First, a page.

I'm going to tell you something good. ME BEFORE YOU, an unconventional love story about a quadriplegic and his caregiver, is life-affirming rather than depressing. At its end, you won't be thinking about updating your will; you'll be adding adventures to your bucket list.  

Louisa Clark is content with her small life: a waitress job at the Buttered Bun, a boyfriend who's more interested in training for a marathon than spending time with her, and parents who put her younger sister first.

Will Traynor is a business mogul who enjoys extreme sports, far-flung travel, and his pick of beautiful women. He lives large until a motorcyclist runs him down, leaving a man who once scaled Kilimanjaro unable to feed himself.

The Buttered Bun closes its doors and puts Lou out of work. When she's hired to be Will's "carer" and work alongside his medical assistant for six months, she's squeamish, but the pay's too good to refuse. After all, she and her Dad are the family's chief wage-earners, and his job could disappear at any moment.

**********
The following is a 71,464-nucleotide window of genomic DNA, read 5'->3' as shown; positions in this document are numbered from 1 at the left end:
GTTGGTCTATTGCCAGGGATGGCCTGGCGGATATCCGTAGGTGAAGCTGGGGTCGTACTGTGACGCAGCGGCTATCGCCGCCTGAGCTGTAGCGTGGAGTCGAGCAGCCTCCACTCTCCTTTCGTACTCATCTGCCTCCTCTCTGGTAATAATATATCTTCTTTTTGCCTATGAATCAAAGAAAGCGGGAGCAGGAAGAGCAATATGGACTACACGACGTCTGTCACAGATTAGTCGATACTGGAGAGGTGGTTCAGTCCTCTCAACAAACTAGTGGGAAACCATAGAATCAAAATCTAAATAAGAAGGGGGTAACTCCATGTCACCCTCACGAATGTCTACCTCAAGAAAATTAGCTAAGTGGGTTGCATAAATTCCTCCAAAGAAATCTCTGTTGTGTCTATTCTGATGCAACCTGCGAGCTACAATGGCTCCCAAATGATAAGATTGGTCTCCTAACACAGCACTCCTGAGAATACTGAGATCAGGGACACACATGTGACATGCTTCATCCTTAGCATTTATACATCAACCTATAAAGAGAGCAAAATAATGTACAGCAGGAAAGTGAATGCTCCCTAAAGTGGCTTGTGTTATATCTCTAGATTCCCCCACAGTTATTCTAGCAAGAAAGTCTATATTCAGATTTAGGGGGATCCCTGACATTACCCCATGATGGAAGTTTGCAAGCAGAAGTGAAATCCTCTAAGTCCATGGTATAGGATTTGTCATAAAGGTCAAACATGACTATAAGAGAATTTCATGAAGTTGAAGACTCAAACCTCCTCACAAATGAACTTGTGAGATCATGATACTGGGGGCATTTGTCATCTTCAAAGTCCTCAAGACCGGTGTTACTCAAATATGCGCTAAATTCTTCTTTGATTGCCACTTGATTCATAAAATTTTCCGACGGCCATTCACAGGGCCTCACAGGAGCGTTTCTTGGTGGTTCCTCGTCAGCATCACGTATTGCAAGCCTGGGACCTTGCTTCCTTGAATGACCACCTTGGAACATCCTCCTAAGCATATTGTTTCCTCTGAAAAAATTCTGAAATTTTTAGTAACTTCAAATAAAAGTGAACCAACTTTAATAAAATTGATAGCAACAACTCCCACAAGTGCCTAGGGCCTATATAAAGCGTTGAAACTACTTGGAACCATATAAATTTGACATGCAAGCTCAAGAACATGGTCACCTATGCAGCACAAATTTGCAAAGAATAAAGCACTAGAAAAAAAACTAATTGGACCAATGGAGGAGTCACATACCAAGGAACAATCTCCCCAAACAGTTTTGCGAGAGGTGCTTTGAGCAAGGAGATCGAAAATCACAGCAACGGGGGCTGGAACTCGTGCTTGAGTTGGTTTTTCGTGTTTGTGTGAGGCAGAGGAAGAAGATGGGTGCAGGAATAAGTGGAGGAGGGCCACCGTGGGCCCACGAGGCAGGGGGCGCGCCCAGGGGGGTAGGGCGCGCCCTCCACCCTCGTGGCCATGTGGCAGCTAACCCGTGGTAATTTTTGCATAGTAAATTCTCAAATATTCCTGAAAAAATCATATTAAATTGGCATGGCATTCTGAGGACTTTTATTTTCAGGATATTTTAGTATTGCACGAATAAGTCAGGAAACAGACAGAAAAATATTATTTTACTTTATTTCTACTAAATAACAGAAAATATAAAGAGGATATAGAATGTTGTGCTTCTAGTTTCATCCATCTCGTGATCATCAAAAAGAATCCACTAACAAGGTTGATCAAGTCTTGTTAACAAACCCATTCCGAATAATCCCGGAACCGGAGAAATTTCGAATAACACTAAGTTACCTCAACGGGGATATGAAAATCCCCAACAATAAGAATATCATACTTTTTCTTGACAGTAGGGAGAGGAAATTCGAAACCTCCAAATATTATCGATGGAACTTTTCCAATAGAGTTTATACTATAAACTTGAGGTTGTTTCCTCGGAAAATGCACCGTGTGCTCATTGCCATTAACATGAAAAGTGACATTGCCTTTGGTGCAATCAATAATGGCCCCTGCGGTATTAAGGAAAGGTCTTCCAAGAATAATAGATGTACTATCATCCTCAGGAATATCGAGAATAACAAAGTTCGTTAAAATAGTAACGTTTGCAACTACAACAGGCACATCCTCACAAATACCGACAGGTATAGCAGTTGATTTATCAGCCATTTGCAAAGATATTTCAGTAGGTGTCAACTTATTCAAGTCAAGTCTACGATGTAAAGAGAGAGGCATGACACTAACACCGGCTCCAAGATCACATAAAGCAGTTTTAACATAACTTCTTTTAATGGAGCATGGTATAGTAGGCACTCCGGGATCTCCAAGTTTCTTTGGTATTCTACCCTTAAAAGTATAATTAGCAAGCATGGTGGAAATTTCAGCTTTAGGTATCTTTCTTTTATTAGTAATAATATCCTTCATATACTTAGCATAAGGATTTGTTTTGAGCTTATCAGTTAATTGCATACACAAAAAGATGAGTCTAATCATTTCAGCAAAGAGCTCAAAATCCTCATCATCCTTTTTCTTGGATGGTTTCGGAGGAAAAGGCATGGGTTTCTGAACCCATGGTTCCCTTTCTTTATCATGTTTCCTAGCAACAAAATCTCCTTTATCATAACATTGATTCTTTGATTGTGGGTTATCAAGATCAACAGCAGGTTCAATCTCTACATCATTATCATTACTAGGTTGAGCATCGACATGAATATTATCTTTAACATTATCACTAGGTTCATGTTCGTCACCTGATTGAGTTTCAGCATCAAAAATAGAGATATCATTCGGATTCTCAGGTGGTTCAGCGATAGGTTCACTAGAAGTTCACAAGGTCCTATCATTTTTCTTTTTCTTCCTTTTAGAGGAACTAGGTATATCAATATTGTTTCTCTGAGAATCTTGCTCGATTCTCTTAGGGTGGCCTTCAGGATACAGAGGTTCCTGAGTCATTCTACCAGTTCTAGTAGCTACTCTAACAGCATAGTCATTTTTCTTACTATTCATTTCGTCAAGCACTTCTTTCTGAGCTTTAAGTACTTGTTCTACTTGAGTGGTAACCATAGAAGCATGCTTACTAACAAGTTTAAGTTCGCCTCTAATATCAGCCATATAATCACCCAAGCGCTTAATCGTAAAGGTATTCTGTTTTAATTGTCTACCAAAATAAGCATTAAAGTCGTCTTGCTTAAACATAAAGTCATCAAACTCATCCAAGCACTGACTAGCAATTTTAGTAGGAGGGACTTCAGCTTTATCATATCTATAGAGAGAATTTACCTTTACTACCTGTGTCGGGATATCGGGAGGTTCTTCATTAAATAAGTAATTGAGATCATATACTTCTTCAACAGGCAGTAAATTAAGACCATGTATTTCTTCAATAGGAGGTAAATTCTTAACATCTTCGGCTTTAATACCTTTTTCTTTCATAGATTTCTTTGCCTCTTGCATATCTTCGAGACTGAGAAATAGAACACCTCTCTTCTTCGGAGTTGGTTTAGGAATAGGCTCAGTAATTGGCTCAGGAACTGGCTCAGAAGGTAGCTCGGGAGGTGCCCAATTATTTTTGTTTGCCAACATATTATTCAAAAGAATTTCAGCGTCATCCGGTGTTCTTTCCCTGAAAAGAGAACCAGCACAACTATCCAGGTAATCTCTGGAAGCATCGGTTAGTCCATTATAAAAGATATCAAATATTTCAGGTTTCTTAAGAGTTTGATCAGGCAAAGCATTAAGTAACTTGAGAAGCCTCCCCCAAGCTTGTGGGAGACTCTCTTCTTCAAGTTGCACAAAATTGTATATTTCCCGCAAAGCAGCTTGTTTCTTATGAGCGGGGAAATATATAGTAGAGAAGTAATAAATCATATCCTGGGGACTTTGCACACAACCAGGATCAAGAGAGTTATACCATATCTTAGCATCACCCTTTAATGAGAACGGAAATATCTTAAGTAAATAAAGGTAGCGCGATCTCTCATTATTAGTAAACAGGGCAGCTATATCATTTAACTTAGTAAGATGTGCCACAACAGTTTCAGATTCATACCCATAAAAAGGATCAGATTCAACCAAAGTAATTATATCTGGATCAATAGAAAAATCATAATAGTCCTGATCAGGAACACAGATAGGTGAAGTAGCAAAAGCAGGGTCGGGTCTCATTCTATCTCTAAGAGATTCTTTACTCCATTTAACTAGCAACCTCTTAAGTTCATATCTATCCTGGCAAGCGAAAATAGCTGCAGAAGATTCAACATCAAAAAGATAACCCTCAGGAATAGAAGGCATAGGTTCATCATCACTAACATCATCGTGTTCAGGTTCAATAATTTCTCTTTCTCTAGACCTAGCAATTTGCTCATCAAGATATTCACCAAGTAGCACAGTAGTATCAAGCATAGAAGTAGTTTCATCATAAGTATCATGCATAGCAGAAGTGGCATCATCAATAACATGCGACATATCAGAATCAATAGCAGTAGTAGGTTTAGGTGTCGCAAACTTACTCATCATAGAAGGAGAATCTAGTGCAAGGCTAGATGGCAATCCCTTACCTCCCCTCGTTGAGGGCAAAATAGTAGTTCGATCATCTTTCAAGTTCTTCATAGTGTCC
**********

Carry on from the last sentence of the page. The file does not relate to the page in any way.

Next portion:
Will's bitter and sarcastic. Lou, a people-person, is talkative and says what she thinks, at least to him.

When Lou realizes Will has given up on life, she devises outings and activities to entertain him. Will, in turn, plays Pygmalion and browbeats her into an interest in books and music. 

Although each tries to change the other in some way, Will appreciates Lou's quirkiness, and she gets his humor. He's the one who helps her come to terms with a long-ago event that cost her her fearlessness. She helps him face the wedding of the woman he loved. 

But Lou's contract is set to expire at the end of six months for a reason, and that reason will test her and her newfound fearlessness. She'll have to decide what she can and can't do for love.

If tough work weeks make you crave escapist reads, know I understand. Right now, though, I am nurturing joy (the best escape!) for the bigger life that awaits Lou. By the book's end, I believe you will, too.